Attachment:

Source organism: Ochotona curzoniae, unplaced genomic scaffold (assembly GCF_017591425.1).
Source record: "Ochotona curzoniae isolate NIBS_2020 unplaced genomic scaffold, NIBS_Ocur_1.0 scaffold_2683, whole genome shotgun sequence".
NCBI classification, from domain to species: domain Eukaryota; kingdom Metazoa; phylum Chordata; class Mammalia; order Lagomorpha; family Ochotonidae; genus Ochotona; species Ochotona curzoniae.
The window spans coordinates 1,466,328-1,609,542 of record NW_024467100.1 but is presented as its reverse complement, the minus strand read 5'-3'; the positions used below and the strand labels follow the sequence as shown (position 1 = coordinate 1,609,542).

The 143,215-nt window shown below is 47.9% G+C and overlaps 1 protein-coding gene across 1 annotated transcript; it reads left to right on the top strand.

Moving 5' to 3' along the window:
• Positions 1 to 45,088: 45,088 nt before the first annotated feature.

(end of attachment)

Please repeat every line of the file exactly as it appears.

Source organism: Ochotona curzoniae, unplaced genomic scaffold (assembly GCF_017591425.1).
Source record: "Ochotona curzoniae isolate NIBS_2020 unplaced genomic scaffold, NIBS_Ocur_1.0 scaffold_2683, whole genome shotgun sequence".
NCBI classification, from domain to species: domain Eukaryota; kingdom Metazoa; phylum Chordata; class Mammalia; order Lagomorpha; family Ochotonidae; genus Ochotona; species Ochotona curzoniae.
The window spans coordinates 1,466,328-1,609,542 of record NW_024467100.1 but is presented as its reverse complement, the minus strand read 5'-3'; the positions used below and the strand labels follow the sequence as shown (position 1 = coordinate 1,609,542).

The 143,215-nt window shown below is 47.9% G+C and overlaps 1 protein-coding gene across 1 annotated transcript; it reads left to right on the top strand.

Moving 5' to 3' along the window:
• Positions 1 to 45,088: 45,088 nt before the first annotated feature.